A computational intelligence-based maximum power point tracking for photovoltaic power generation system with small‐signal analysis
There are multiple peak functions in its output power characteristic curve of a photovoltaic (PV) array under partial shading conditions (PSCs), the perturb and observe (P&O) may fail to track the global maximum power point (GMPP). Therefore, a reliable maximum power point tracking (MPPT) technique is essential to track the GMPP within an appropriate time. This article proposes a hybrid technique by combining an evolutionary optimization technique, namely the modified invasive weed optimization (MIWO) with the conventional P&O algorithm to enhance the search performance for the maximum power output of the PV system. MIWO executes in the initial stages of the tracking followed by the P&O at the final stages in the MPPT search process. The combined approach ensures faster convergence and better search to the GMPP under rapid climate change and PSCs. The search performance of the hybrid MIWO+P&O technique is examined on a standalone PV system through both MATLAB/Simulink environment and experimentally using dSPACE (DS1103)-based real-time microcontroller hardware setup. The performance of the proposed hybrid MPPT scheme is compared with the recent state-of-the-art MPPPT techniques. In addition, the small-signal analysis of the PV system is carried out to evaluate the loop robustness of the controller design. For a given set of system parameters, simulations for the small-signal model and robustness studies are analyzed to verify the results. The overall results justify the efficacy of the proposed hybrid MPPT algorithm.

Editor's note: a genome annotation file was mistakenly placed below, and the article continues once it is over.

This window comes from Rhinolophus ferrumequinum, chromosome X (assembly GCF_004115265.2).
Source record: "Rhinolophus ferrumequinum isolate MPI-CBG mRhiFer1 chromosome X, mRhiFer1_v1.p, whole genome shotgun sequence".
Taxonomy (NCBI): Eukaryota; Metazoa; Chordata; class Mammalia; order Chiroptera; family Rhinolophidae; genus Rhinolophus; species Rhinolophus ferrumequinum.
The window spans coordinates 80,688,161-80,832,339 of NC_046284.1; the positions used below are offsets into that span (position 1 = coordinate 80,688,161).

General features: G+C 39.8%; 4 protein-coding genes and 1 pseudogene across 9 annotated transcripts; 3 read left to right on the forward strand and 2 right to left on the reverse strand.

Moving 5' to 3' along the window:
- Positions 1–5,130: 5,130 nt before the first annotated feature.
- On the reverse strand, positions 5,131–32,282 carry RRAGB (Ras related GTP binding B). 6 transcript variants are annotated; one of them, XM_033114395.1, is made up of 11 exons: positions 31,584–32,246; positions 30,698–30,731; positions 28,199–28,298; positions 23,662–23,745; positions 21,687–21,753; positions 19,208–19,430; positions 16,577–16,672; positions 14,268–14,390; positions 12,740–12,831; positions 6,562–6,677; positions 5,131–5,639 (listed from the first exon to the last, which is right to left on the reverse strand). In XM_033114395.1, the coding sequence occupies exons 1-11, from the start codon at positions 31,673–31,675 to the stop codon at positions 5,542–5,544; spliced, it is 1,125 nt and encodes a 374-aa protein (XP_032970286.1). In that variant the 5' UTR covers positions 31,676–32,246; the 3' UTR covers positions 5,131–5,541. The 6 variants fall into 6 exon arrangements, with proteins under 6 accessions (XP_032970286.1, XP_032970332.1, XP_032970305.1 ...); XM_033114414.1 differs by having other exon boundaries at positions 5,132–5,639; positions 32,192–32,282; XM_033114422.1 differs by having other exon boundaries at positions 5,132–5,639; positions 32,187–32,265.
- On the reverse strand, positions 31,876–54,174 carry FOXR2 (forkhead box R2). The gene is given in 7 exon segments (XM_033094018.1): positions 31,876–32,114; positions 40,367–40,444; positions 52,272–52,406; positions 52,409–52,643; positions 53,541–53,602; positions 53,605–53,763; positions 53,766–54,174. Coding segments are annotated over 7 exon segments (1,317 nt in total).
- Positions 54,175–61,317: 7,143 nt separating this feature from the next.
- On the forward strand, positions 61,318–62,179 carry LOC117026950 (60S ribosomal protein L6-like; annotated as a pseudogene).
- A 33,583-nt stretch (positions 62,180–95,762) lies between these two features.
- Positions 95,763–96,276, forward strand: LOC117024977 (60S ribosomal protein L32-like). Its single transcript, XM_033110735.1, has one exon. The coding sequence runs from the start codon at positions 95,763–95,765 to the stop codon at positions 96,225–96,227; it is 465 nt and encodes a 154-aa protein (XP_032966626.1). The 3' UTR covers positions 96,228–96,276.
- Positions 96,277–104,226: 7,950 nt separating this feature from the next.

This is the peer reviewed version of the following article: Senapati, M.K., Pradhan, C., Calay, R.K. (2021). A computational intelligence-based maximum power point tracking for photovoltaic power generation system with small‐signal analysis. Optimal control applications & methods, which has been published in final form at https://doi.org/10.1002/oca.2798. This article may be used for non-commercial purposes in accordance with Wiley Terms and Conditions for Use of Self-Archived Versions. This article may not be enhanced, enriched or otherwise transformed into a derivative work, without express permission from Wiley or by statutory rights under applicable legislation. Copyright notices must not be removed, obscured or modified. The article must be linked to Wiley’s version of record on Wiley Online Library and any embedding, framing or otherwise making available the article or pages thereof by third parties from platforms, services and websites other than Wiley Online Library must be prohibited.